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Despite a Shortage of Workers, Hungarian Employers Still Unwilling to Embrace Remote Jobs

Hungary Today 2017.11.20.

Writing for Hungarian daily Magyar Nemzet, Gábor Sarnyai (whose Hungary Today blog posts you can read here) reports that, based on questions he posed to some of the country’s largest employment agencies, domestic companies remain wary of embracing the concept of employees working from home, despite the advantages such a practice may bring.

Overall, the Hungarian economy is facing a shortage of workers in nearly every sector; despite this fact, however, many companies are decidedly unwilling to, or are only taking tentative steps toward, creative solutions to this problem. One of the most prominent of these potential solutions is, of course, allowing employees to work from home.

Nikoletta Szigeti, head of the business arm of Profession Services, told Magyar Nemzet that, while internationally this is a growing trend toward working from home, this is not as true of Hungary, where many companies do not support the practice. And while most working from home in Hungary takes place on a project basis in the fields of computer science and marketing, statistics on how many people are working from outside an office are slim. The latest numbers from the Central Statistical Office (KSH) date back to 2011; at that time, just 3% of all employees worked from home. And while the situation may well have improved somewhat since then, Profession Services was unable to give any data on whether more job applications have been posted that included partial or complete home office work.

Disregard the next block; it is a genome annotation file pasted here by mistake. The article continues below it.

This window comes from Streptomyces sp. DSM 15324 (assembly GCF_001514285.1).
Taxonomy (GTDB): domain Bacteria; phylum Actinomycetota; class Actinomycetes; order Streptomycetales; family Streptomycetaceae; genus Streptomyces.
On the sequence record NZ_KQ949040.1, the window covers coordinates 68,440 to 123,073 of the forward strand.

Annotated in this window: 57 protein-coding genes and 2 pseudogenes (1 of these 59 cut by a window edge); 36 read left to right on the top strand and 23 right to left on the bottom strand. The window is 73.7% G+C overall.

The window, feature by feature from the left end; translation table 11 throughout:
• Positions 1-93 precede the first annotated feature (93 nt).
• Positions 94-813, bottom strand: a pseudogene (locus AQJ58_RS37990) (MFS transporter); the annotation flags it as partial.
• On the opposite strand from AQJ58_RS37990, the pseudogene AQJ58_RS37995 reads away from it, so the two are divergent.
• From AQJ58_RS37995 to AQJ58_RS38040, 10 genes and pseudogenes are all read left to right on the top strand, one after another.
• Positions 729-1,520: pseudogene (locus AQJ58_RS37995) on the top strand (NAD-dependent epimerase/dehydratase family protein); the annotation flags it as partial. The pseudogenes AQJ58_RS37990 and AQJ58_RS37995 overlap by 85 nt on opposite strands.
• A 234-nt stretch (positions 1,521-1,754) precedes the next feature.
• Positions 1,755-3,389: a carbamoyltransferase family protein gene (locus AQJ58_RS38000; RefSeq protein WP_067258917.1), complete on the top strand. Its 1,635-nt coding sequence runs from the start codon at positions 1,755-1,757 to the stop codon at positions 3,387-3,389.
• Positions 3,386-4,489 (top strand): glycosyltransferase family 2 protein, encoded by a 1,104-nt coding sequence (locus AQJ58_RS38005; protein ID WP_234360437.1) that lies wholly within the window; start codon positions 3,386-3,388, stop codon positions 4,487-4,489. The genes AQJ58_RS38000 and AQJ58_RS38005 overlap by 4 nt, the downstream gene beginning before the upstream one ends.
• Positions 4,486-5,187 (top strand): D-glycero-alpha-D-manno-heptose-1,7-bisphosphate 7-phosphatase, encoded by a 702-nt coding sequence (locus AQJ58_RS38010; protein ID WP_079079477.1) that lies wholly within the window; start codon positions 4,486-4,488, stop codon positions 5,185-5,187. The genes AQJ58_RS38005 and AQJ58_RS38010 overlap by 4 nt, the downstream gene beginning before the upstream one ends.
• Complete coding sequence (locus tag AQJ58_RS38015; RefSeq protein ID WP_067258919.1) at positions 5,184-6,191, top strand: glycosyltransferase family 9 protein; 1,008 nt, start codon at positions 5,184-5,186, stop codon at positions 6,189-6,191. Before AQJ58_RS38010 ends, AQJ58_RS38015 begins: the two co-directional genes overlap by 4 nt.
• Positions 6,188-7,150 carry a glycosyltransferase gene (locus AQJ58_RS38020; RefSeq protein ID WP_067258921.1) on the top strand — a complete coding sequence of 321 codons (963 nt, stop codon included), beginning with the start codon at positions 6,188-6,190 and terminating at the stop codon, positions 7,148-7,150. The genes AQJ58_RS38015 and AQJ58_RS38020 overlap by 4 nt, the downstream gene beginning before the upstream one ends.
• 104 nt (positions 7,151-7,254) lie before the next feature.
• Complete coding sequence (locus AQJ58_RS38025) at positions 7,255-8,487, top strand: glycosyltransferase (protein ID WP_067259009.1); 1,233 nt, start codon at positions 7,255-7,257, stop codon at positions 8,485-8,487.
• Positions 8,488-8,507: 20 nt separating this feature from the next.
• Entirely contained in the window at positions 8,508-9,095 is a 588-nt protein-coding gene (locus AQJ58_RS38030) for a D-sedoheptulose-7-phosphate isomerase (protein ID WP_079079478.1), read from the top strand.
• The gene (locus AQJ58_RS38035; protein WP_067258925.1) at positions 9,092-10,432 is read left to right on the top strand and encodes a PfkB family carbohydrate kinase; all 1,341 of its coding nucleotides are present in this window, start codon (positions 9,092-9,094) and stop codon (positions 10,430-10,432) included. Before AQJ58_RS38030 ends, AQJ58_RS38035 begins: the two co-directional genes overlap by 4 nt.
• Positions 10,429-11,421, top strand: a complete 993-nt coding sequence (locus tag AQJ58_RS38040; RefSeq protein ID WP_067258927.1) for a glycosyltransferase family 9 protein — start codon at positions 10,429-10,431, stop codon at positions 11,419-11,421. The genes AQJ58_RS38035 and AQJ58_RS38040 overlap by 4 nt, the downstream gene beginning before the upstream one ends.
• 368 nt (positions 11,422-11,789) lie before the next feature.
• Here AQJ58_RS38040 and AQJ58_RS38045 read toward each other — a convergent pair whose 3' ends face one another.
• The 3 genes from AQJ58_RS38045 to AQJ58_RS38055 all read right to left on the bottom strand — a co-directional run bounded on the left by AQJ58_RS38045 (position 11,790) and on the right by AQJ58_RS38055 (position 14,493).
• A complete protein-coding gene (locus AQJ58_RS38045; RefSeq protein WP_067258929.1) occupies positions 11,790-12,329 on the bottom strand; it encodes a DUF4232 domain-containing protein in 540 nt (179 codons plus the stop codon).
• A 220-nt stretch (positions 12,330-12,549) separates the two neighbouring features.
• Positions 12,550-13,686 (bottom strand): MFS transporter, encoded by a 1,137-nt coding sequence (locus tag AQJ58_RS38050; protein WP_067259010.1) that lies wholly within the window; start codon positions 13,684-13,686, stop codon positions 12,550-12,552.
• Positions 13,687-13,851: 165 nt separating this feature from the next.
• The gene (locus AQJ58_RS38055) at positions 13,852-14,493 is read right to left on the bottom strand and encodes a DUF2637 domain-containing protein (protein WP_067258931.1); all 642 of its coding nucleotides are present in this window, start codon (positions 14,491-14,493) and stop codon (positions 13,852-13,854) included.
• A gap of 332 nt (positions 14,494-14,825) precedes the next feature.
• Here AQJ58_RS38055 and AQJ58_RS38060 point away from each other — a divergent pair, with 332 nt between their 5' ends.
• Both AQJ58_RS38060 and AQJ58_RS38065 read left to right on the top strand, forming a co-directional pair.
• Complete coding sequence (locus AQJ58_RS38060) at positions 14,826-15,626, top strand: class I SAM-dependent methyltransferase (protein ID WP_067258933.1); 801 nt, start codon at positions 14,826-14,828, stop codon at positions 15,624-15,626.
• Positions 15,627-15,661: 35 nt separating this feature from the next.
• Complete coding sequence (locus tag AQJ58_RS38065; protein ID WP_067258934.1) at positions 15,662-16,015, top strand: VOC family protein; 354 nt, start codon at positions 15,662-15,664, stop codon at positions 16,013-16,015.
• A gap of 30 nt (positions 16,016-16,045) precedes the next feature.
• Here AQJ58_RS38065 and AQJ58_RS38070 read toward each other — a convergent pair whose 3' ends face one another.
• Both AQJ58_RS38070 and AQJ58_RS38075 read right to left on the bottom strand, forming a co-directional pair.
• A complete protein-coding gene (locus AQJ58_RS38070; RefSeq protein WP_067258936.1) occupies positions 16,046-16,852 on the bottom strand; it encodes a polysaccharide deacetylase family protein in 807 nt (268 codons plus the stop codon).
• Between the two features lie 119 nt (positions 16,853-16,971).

While it is unclear, then, exactly how many Hungarians are working from home, what is certain is that, on an international scale, the country is far behind on this front. In fact, this not the only facet of the employment world in which Hungary lags behind its Western European neighbors. According to Eurostat, while in Central Europe (and in Hungary) roughly 4.8-5.8% of workers are employed part-time, while in the Netherlands two-thirds of women work in this way.

Another issue that Sarnyai cites in his article is the inordinate importance Hungarian employers place upon years of experience within a specific field, rather than overall qualifications, although this tendency is loosening up somewhat due to the country’s severe shortage of workers.

In closing, the article notes that this situation has been exacerbated by Fidesz government policies, which have removed tax breaks for adult education, making it even more difficult for potential employees to gain the skills they need to enter the workforce.


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